Ex-NYC Union Head Convicted of Taking Bribe to Invest in Fund

ex nyc union head convicted of taking bribe to invest in fund
Ex-NYC Union Head Convicted of Taking Bribe to Invest in Fund

A former head of New York City’s correction officers’ union was found guilty on Wednesday of accepting a bribe to steer union money to now-defunct hedge fund Platinum Partners for investing.
Norman Seabrook, a leader of the Correction Officers’ Benevolent Association for two decades, was convicted by a Manhattan federal jury of fraud and conspiracy after his second trial on the charges. An earlier trial ended with a hung jury in November.

U.S. District Judge Alvin Hellerstein set Seabrook’s sentencing for Nov. 30.


“I feel disappointed, especially knowing that I did nothing wrong,” Seabrook said after the verdict.


His lawyer, Paul Shechtman, said the verdict would be appealed.


“As long as there are public servants who put self-interest above the people they are sworn to serve, public corruption will remain a top priority of this office,” said U.S. Attorney Richard Berman, whose office prosecuted the case.


Federal prosecutors accused Seabrook of steering $20 million of union funds into Platinum in exchange for a $60,000 bribe from the fund. Prosecutors said the payment was arranged by Platinum co-founder Murray Huberfeld and delivered to Seabrook in the form of cash stuffed into a Ferragamo bag by real estate developer Jona Rechnitz.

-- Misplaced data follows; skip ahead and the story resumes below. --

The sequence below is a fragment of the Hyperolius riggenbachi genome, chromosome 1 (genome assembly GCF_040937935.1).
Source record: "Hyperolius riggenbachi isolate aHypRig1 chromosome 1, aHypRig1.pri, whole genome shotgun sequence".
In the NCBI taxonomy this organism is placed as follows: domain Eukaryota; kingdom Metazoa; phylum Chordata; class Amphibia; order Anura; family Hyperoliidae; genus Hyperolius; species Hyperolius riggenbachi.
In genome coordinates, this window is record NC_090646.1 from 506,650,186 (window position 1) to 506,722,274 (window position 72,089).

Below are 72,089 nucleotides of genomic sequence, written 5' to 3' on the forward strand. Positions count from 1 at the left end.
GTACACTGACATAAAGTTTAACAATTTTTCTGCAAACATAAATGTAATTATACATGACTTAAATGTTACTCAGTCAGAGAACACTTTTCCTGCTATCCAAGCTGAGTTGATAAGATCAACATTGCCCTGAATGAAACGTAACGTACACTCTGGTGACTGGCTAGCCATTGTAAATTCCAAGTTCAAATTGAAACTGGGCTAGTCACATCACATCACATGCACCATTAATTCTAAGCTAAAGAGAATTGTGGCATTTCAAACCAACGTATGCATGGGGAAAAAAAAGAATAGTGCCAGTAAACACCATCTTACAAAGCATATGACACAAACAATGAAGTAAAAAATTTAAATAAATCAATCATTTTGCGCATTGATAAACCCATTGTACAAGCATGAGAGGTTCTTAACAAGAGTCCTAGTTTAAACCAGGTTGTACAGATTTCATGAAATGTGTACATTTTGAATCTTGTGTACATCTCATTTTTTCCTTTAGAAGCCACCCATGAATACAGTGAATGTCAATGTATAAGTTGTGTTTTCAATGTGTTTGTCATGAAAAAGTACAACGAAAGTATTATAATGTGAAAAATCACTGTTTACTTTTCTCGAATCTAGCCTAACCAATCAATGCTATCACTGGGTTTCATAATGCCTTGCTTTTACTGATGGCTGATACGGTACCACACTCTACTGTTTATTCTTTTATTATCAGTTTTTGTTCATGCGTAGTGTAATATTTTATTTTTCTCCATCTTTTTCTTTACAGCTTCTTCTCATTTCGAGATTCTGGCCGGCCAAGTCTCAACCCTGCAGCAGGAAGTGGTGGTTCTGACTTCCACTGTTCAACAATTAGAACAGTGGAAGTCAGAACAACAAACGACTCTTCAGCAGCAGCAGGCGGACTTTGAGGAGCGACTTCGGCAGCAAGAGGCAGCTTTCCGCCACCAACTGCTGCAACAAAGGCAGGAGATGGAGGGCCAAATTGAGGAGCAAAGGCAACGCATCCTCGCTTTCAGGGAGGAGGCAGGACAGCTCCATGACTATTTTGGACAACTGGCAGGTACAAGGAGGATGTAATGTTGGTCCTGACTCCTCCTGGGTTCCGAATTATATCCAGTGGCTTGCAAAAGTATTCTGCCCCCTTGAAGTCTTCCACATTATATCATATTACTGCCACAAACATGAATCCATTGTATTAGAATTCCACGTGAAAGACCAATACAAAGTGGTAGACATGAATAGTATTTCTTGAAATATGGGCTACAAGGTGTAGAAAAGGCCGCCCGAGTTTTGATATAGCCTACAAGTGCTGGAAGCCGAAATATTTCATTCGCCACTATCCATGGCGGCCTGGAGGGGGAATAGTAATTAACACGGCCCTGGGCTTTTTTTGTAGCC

Rechnitz, whose role as a fundraiser for New York City Mayor Bill de Blasio drew public attention to the case, pleaded guilty and testified against Seabrook.


Huberfeld stood trial alongside Seabrook last year but pleaded guilty to one count of conspiracy to commit wire fraud before Seabrook’s second trial. He did not testify against Seabrook.


De Blasio has repeatedly denied that Rechnitz enjoyed any corrupt influence in his administration. Federal and state prosecutors closed an investigation into de Blasio’s fundraising in March without bringing charges. The mayor was re-elected last year.


Platinum Partners largely shut down operations after seven people affiliated with the firm, including co-founder Mark Nordlicht, were charged in December with running a $1 billion fraud. All have pleaded not guilty.


Platinum’s assets are being liquidated under the oversight of court-appointed receivers.


Seabrook’s conviction is the latest in a string of victories for Manhattan federal prosecutors in public corruption cases. Others convicted this year include former New York Senate majority leader Dean Skelos, former Assembly Speaker Sheldon Silver and Joseph Percoco, a former top aide to Governor Andrew Cuomo.



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